There was a time on the east coast of both Canada and the United States when lobster was so plentiful that it was often the cheapest meat available. The children who took lobster and crab meat in their rolls and sandwiches were considered to be “too poor” to have a sandwich made with bologna or others fillings. Often the lobsters had washed ashore, offering a different taste from our live cooked luxury lobster now.

Residential Schools in Canada

Much has been written about the food served to the children in the residential schools for our indigenous children. From 1880 to 1996, many indigenous children were required to attend residential schools. Although the care they received varied, much evidence indicates that the children were malnourished, poorly fed and some children were the subjects of dietary experiments. Many adults raised in residential schools, have reported accounts of hunger, and the poor quality and monotony of the food they were served.

The American Woman’s Cookbook- The Lunch Box chapter 

An entire chapter is devoted to The Lunch Box in the American Women’s Cookbook, first published in 1938. This cookbook demonstrates the move towards a more scientific approach to cooking. Although this chapter is not focused only on school lunches, it demonstrates what was considered to be a nutritious and interesting boxed lunch.

The opening sentence for the chapter, The Lunch Box states: “As much care is needed in selecting and preparing the food for the lunch box as for the other meals served to the family.”

Menu Suggestions include the following:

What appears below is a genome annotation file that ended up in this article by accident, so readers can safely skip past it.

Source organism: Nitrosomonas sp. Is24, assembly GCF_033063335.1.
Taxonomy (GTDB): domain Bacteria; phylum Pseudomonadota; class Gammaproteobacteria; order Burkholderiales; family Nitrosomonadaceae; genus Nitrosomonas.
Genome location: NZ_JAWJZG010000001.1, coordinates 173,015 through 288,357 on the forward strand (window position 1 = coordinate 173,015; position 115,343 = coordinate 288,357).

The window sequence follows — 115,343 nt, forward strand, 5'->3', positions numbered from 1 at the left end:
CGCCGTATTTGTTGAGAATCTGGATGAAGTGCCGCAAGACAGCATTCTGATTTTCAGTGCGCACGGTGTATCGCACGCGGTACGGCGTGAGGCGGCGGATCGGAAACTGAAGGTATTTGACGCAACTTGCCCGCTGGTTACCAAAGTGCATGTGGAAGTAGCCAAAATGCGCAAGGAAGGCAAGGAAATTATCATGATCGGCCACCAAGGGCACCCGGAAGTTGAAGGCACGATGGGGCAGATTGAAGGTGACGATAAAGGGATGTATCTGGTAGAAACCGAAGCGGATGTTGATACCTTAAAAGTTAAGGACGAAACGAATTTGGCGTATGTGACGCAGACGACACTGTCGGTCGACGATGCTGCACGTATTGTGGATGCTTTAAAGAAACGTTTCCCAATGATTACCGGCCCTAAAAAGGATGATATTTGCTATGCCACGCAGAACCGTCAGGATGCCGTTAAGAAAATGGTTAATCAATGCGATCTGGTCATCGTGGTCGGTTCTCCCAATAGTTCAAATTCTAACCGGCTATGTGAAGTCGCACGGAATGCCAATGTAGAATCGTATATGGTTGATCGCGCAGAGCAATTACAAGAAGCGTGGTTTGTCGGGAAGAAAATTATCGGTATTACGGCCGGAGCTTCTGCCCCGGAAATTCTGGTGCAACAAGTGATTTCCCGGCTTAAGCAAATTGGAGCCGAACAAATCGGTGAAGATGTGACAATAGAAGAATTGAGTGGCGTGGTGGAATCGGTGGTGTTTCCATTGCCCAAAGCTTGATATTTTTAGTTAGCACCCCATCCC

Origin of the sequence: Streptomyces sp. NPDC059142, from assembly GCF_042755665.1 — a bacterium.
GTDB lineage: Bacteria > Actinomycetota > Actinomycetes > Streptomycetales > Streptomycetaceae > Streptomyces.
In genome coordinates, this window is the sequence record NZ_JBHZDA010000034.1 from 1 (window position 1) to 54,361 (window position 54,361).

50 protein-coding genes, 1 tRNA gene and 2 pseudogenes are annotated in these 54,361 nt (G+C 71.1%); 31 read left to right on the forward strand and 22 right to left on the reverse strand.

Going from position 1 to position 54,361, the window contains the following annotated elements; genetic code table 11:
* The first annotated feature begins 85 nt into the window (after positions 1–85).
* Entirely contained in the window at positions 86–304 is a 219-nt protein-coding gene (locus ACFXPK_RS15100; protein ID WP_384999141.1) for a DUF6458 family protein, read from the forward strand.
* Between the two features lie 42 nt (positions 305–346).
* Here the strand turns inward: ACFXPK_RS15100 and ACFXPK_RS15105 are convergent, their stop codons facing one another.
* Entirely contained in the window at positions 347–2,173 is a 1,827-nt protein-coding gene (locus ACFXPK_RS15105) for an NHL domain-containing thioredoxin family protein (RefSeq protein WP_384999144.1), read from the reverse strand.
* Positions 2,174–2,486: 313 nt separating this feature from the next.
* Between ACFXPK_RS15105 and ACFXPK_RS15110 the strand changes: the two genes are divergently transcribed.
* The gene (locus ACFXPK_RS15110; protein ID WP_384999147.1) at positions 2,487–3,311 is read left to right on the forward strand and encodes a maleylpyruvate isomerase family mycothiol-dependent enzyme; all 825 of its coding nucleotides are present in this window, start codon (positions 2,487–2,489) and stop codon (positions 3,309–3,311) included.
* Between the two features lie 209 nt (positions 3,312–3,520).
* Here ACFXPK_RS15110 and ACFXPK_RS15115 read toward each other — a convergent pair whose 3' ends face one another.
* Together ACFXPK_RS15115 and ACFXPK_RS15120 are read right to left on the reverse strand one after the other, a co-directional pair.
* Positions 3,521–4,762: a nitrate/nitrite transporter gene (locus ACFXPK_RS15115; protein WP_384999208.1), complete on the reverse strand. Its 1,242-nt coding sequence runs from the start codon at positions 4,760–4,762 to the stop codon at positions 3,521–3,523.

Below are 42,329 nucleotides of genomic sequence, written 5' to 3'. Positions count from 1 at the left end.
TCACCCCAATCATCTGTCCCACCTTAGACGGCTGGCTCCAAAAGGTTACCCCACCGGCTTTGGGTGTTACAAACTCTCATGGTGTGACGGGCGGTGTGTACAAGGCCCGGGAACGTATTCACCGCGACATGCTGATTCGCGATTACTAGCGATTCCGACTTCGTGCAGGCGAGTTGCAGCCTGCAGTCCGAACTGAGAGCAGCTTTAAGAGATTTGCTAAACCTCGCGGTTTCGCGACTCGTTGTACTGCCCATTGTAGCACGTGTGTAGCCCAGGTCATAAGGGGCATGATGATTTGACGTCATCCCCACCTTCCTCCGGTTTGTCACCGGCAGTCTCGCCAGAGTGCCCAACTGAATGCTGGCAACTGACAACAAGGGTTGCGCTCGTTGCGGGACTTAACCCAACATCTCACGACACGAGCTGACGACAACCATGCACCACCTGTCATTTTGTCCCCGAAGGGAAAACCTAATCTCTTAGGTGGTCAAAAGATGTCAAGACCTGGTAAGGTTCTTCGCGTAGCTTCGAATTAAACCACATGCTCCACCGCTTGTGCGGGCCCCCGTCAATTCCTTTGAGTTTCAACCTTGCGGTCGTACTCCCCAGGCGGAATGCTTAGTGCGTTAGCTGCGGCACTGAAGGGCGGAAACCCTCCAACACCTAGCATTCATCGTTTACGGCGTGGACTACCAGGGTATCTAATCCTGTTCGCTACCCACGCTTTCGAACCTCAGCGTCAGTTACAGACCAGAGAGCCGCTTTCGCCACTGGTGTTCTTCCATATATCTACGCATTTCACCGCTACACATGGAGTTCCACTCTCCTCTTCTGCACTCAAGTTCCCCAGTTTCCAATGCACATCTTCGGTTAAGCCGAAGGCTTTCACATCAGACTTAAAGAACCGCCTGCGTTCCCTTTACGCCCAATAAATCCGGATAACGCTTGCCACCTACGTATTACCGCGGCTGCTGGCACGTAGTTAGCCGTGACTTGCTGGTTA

Peanut Butter , Bacon and Lettuce Sandwiches,  Cauliflowerlets,  Carrot Sticks,                 Hard Cooked Egg,  Gingerbread,  Grapes,  Milk

Oven Baked Beans, Catchup,  Boston Brown Bread Sandwiches with Cream Cheese Filling , Cole Slaw, Applesauce, Milk

In a paragraph about packing the lunch it is suggested that food should all be wrapped separately in waxed paper and if possible packed in the order that the food will be eaten. Those were examples of lunches prepared with time and care.

School Lunches in other countries

There are countries that have a tradition of including the noon meal as part of the school day. Countries such as India, England, France and Finland have a history of providing lunch programs for all school children. Since 1879, all children in France, have been fed a hot meal for lunch that includes foods designed to give them an appreciation of traditional foods and proper table manners. In Finland, school lunch for all children has been provided since 1947 and they have a formula for plating the food that states that one half of the dish must be filled with vegetables, one quarter a starch and one quarter a meat or protein replacement. In many ways feeding the children together ensures uniform nutrition for at least one meal a day, and takes away the status in foods for children, introducing them to foods they may otherwise never try.

England has had lunch programs for many years. Ruth, who was raised in England remembers as a young child, walking 10 minutes from her school to a large dining room to eat a hot lunch. She has less than enthusiastic memories of her boarding school lunches from the time she was eleven, consisting of such food as fish, potatoes, peas, and a pudding.

An Old Green Lunch Pail

In my workshop is a small green metal lunch pail with two top handles. It is full of nails and screws that date back to the 1940’s. That must have been my mother’s green lunch pail. I think of all the meals packed by the loving hands of my grandmother. Since writing these words on my blog, I plan to retrieve that lunch pail, empty the nails, wash off the dirt. The chipped paint I will leave as a reminder of the many lunches that travelled in that little box.

It will now be used as a lunch pail again.